Nevertheless, the man named after the Scottish founder of Labour, Keir Hardie, is pessimistic about the future of the UK. 

“It is going to be increasingly difficult to resist a further referendum in Scotland,” he said. “It will be increasingly difficult to keep Scotland as a part of the UK. I hope that doesn’t happen, but everyone knows David Cameron has put that at risk.”

Starmer may be a London MP, but he follows events in the rest of the country closely. While still in his shadow cabinet post, he embarked on a countrywide tour to learn more about attitudes to immigration.  

He condemns the increase in racist attacks post-Brexit as “despicable”, but insists there is “a world of difference” between these and genuine concerns about resources. “If you lose your job because there has been an influx of labour from another country, that is a legitimate cause for concern.”

He is equally scathing about the Government’s net migration cap. “If immigration is simply seen as a numbers game, nobody will ever win that debate,” he said. “The question should be: what is it we want to achieve?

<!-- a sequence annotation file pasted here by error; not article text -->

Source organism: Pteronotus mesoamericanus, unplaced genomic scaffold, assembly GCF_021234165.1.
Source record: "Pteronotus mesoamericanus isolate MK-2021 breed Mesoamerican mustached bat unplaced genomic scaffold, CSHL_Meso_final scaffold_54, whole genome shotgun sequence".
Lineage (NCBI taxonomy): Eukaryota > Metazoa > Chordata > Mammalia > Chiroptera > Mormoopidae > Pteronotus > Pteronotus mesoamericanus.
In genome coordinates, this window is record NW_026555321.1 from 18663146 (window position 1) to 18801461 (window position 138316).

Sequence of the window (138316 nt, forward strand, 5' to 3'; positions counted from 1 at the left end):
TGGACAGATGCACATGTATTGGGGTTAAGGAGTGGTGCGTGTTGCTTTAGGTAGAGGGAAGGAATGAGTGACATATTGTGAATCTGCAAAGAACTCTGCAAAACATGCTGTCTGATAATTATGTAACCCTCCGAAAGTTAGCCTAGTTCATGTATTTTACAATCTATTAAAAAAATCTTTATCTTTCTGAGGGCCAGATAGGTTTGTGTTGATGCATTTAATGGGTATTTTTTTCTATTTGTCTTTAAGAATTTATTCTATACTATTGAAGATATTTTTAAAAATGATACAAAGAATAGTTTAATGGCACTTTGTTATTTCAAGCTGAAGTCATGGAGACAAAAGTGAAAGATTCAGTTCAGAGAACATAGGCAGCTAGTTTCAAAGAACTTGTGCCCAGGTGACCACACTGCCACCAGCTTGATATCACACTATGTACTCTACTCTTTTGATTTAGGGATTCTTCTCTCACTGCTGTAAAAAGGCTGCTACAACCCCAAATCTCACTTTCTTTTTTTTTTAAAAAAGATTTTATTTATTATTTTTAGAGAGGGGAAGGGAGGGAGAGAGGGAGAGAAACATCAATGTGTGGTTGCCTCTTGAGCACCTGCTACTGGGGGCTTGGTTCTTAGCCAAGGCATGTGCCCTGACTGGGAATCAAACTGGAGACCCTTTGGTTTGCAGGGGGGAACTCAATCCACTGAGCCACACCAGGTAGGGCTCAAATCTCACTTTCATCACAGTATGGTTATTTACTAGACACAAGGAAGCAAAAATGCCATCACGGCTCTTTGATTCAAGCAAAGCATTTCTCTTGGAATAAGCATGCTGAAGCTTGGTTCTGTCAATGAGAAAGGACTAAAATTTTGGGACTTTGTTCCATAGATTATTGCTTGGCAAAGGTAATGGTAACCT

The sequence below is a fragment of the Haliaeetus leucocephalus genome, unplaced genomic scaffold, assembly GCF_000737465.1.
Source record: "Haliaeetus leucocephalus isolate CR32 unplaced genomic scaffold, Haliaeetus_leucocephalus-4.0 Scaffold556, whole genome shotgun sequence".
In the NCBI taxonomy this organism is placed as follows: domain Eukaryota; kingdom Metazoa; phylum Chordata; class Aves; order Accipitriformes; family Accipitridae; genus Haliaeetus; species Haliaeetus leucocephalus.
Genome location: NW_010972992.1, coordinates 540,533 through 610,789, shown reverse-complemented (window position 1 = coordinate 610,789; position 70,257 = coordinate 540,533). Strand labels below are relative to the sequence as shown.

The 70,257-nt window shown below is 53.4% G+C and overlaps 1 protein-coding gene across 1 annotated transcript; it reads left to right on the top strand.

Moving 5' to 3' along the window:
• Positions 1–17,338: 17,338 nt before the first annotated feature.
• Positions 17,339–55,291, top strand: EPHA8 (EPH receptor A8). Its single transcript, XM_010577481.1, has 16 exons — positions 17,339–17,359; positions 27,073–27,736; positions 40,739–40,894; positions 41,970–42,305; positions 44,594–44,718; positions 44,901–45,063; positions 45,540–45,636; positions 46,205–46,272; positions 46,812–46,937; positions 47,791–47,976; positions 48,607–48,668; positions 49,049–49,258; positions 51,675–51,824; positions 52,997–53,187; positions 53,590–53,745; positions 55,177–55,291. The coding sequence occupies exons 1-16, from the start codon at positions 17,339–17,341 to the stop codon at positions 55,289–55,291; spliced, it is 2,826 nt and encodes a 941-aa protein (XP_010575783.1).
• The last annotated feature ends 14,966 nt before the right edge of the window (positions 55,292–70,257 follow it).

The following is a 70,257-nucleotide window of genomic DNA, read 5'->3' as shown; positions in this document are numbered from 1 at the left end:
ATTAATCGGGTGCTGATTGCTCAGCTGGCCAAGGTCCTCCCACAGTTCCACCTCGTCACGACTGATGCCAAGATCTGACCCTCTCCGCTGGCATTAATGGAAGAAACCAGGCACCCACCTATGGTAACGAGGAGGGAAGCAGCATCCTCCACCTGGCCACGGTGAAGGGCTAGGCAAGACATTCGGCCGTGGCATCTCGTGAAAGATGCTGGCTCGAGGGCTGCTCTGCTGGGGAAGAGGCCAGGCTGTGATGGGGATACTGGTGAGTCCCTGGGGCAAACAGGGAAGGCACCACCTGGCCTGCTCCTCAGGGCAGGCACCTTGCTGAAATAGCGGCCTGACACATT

“What do we expect of those who are arriving? What is the basic deal?”

In January, Starmer visited the informal camps in Calais and Dunkirk. “What I saw in Calais was appalling,” he said. “It is an hour from London. 

“To see families and children in freezing, squalid conditions without any real hope of a positive outcome was enough to make anybody think: ‘This is not the way to solve the refugee crisis.’”

The new PM, Theresa May, built her reputation on a rigid asylum policy, but Starmer believes a strong opposition can still force change. “If you take the Syrian resettlement scheme, that started life as a scheme for victims of sexual violence,” he said. “When pushed, it became a scheme for 20,000 Syrians but not if they reached Europe. When pushed, the Government accepted the case for some unaccompanied children in Europe to come to this country. 

“Labour needs to keep pushing.”

For now, though, Labour is divided. Starmer has been tipped as a future leader before, in 2015, but declined to run because of a lack of political experience. One year and a Brexit on, he certainly has some of that under his belt. But he rules himself out of the current leadership challenge: “I am 100 per cent behind Owen.” What will he do if Jeremy Corbyn wins? “Let’s cross each bridge when we come to it.”

Starmer is clear, though, that Labour can only win an election if it comes up with a more ambitious project, an economy with purpose. And the Brexit negotiations provide an opportunity. “We have to ask ourselves,” he said. “Do we simply want a series of trade agreements, the more the merrier? Or do we want deals that achieve certain ends? It is a moment to recast the future.”